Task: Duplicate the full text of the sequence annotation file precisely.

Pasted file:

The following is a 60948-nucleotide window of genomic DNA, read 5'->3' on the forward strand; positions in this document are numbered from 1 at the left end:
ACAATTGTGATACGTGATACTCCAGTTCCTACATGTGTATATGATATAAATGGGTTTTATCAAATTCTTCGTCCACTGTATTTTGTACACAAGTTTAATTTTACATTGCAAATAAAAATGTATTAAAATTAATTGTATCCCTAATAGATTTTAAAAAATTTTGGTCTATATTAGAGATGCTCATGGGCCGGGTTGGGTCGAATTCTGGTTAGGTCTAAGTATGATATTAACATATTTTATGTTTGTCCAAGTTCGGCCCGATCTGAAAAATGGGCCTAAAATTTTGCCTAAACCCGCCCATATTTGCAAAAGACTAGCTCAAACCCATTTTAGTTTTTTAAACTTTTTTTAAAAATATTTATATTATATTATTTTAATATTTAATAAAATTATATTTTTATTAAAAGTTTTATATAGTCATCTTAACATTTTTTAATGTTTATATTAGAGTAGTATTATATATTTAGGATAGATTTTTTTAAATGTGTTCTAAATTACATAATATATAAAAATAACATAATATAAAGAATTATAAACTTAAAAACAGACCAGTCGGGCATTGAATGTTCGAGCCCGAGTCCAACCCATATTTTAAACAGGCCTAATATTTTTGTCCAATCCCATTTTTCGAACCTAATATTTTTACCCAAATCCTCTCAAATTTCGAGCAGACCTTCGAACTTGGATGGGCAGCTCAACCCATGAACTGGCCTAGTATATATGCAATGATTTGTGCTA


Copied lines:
The following is a 60948-nucleotide window of genomic DNA, read 5'->3' on the forward strand; positions in this document are numbered from 1 at the left end:
ACAATTGTGATACGTGATACTCCAGTTCCTACATGTGTATATGATATAAATGGGTTTTATCAAATTCTTCGTCCACTGTATTTTGTACACAAGTTTAATTTTACATTGCAAATAAAAATGTATTAAAATTAATTGTATCCCTAATAGATTTTAAAAAATTTTGGTCTATATTAGAGATGCTCATGGGCCGGGTTGGGTCGAATTCTGGTTAGGTCTAAGTATGATATTAACATATTTTATGTTTGTCCAAGTTCGGCCCGATCTGAAAAATGGGCCTAAAATTTTGCCTAAACCCGCCCATATTTGCAAAAGACTAGCTCAAACCCATTTTAGTTTTTTAAACTTTTTTTAAAAATATTTATATTATATTATTTTAATATTTAATAAAATTATATTTTTATTAAAAGTTTTATATAGTCATCTTAACATTTTTTAATGTTTATATTAGAGTAGTATTATATATTTAGGATAGATTTTTTTAAATGTGTTCTAAATTACATAATATATAAAAATAACATAATATAAAGAATTATAAACTTAAAAACAGACCAGTCGGGCATTGAATGTTCGAGCCCGAGTCCAACCCATATTTTAAACAGGCCTAATATTTTTGTCCAATCCCATTTTTCGAACCTAATATTTTTACCCAAATCCTCTCAAATTTCGAGCAGACCTTCGAACTTGGATGGGCAGCTCAACCCATGAACTGGCCTAGTATATATGCAATGATTTGTGCTA